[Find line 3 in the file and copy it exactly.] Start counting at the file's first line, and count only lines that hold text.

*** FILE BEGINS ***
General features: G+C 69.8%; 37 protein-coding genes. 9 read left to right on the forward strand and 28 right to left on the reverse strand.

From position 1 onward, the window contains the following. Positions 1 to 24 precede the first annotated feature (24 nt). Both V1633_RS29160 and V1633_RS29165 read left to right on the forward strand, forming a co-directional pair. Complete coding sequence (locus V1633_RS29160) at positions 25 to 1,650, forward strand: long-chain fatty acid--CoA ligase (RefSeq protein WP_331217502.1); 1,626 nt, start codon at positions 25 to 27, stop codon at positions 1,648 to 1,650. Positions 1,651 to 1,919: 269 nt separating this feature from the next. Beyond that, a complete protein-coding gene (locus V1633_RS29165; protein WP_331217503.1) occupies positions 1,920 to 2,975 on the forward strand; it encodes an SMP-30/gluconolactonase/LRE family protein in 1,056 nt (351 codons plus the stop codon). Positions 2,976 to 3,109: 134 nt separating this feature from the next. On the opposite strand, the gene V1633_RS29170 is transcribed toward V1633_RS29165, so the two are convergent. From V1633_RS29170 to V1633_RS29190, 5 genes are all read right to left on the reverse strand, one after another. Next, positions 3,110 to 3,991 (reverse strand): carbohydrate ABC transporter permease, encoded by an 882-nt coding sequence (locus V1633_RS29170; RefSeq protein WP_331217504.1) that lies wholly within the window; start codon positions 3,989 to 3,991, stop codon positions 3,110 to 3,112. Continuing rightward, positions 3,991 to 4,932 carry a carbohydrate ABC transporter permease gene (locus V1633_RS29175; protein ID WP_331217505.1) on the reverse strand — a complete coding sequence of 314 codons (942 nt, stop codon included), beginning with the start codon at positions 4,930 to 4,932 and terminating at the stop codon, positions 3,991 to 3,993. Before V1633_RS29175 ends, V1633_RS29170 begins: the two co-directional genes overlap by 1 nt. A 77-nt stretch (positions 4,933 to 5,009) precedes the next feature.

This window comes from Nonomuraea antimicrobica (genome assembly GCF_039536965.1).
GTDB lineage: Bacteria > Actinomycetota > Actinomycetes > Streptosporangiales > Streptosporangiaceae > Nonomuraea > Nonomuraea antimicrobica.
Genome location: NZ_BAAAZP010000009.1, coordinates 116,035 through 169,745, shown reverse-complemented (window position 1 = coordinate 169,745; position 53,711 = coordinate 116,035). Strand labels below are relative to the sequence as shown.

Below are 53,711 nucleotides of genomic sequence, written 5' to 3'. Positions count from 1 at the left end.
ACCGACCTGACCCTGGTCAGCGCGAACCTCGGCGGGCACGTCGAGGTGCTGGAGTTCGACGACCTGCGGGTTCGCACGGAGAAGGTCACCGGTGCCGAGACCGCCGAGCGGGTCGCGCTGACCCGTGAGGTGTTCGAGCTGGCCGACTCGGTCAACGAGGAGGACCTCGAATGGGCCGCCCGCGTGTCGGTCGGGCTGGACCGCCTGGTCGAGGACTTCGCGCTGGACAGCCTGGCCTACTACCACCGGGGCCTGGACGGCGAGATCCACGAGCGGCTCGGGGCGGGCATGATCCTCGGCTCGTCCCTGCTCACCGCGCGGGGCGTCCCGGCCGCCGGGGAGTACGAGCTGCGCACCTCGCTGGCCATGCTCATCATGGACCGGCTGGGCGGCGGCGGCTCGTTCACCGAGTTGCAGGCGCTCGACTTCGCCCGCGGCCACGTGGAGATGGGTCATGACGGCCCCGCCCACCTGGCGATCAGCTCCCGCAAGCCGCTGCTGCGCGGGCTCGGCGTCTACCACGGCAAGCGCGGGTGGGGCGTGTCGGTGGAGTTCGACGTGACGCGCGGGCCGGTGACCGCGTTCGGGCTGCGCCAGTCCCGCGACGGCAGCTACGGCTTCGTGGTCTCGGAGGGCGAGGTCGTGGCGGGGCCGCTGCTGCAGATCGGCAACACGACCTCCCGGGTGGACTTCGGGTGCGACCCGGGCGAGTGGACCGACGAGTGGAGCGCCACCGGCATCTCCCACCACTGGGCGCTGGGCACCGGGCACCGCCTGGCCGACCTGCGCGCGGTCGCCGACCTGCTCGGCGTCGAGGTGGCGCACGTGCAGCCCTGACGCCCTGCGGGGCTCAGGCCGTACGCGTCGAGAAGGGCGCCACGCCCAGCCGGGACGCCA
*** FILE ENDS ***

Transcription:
This window comes from Nonomuraea antimicrobica (genome assembly GCF_039536965.1).